The apes can draft a plan and communicate it with their troop
Differences between our left and right brains explain many phenomena, including patterns in museum paintings
A study of millions of tweets found that public opinion quickly solidifies, even without an overwhelming concensus. Allie Wilkinson reports
In 1995, Ivan Goldberg, a New York psychiatrist, published one of the first diagnostic tests for Internet Addiction Disorder. The criteria appeared on psycom.net, a psychiatry bulletin board, and began with an air of earnest authenticity: "A maladaptive pattern of Internet use, leading to clinically significant impairment or distress as manifested by three (or more) [...]..
A new study shows how our bodies react in similar ways to the stress of bullying as they do to an infection
How medicine, sports and society are trying to heal and protect the brains of millions amidst the growing awareness of the long-lasting effects of traumatic head injury
New data suggests blows to the head are on the rise among U.S. adults and kids, but definitive diagnosis remains elusive
New advances in changing memories show the field could hold great promise for both therapy and theory of memory
A growing population of elderly people with Alzheimer’s and other forms of dementia in China threatens to overwhelm the country’s social support systems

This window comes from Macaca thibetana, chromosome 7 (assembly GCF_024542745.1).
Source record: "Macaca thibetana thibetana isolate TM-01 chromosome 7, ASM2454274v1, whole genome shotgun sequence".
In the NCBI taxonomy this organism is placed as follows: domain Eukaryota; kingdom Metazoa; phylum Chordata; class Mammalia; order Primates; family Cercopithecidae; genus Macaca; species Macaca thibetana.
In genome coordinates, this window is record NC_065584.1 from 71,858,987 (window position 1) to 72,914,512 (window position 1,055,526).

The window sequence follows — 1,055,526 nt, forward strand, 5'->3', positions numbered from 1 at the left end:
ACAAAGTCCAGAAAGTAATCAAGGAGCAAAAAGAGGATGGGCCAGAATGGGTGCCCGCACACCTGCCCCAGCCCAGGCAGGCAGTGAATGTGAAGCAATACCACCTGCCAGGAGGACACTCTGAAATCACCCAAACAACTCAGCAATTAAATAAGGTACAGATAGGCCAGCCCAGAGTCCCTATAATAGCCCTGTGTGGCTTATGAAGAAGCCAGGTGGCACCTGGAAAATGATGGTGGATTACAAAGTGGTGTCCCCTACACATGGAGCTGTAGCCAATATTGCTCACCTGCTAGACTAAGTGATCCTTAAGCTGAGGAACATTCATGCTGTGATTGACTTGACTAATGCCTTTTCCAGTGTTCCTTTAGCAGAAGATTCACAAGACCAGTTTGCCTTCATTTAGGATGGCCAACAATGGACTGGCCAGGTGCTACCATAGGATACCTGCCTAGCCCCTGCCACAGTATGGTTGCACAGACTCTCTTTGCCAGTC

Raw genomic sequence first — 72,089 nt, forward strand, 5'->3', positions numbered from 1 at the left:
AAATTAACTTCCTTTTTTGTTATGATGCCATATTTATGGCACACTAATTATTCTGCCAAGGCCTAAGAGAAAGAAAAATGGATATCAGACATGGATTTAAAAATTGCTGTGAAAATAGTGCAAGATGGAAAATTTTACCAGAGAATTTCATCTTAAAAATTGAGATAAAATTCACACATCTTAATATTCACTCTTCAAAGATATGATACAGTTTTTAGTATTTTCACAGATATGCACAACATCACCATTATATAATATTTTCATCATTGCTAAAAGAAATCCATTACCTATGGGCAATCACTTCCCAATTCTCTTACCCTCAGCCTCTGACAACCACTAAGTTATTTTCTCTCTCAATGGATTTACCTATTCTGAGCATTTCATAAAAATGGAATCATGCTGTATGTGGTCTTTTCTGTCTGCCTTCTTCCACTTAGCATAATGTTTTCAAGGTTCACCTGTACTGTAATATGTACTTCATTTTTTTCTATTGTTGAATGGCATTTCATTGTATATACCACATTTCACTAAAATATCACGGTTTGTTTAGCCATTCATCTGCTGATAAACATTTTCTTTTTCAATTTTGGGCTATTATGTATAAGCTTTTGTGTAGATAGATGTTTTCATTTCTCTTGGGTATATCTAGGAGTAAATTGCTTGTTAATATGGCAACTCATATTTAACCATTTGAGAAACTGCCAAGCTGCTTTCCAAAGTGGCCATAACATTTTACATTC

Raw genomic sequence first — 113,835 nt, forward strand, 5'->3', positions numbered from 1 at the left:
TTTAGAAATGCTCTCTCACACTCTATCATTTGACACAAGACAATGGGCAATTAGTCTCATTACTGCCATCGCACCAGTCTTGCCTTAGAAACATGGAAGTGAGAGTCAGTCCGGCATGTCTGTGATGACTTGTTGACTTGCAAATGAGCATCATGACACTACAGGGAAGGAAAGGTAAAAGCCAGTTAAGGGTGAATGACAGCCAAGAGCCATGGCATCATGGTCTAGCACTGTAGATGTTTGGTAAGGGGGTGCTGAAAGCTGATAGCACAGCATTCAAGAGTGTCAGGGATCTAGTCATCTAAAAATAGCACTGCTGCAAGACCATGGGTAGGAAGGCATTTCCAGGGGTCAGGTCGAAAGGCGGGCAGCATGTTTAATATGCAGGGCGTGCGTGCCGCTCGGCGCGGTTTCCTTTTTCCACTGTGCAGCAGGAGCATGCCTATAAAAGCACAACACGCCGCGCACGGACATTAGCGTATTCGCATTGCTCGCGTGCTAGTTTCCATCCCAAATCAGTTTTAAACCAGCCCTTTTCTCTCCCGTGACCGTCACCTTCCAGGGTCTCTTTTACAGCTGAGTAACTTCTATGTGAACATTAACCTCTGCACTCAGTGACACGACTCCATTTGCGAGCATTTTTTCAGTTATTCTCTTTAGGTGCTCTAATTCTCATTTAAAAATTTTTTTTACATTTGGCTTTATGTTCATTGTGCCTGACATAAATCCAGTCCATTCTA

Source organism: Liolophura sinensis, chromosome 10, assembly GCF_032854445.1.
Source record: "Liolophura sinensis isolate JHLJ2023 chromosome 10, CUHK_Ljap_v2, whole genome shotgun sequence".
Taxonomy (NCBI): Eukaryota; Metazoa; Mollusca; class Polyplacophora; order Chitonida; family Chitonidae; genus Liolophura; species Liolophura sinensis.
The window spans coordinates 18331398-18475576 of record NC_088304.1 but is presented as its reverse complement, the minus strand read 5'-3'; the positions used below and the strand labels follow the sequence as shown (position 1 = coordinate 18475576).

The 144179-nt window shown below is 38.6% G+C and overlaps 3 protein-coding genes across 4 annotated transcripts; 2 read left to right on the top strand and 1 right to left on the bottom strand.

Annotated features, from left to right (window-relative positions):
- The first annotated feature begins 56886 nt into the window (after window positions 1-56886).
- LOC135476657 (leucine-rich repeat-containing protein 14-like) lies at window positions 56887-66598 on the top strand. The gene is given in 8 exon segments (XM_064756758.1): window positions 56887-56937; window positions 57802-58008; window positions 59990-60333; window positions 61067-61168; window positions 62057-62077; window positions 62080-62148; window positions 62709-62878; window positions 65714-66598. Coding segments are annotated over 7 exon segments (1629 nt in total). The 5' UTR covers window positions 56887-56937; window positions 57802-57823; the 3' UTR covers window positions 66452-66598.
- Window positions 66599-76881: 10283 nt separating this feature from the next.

Neurogenesis interferes with past learning in infant and adult mice
Books and recommendations from Scientific American MIND
Everyone has experiences happen to them that they'd rather forget about. Every so often though, you might have a reminder of that experience: perhaps someone says something to you or you see something that jogs your memory...
Michael Corballis is a professor emeritus at the University of Auckland, who has written extensively on the evolution of language and the origins of thought.
Would you rather have $50 now or $100 two weeks from now? Even though the $100 is obviously the better choice, many people will opt for the $50.
Mathematics, rightly viewed, possesses not only truth, but supreme beauty" — Bertrand Russell The latest neuroscience of aesthetics suggests that the experience of visual, musical, and moral beauty all recruit the same part of the “emotional brain”: field A1 of the medial orbitofrontal cortex (mOFC)...
The scientific evidence is scant for many of the practice's widely touted benefits
Making music improves auditory precision and attentiveness
Imagine that you walk into a room, where three people are sitting, facing you. Their faces are oriented towards you, but all three of them have their eyes directed towards the left side of the room...
Communicating with patients who appear to lack consciousness is becoming a reality
Our awareness of our own speech often comes after the words have left our mouth, not before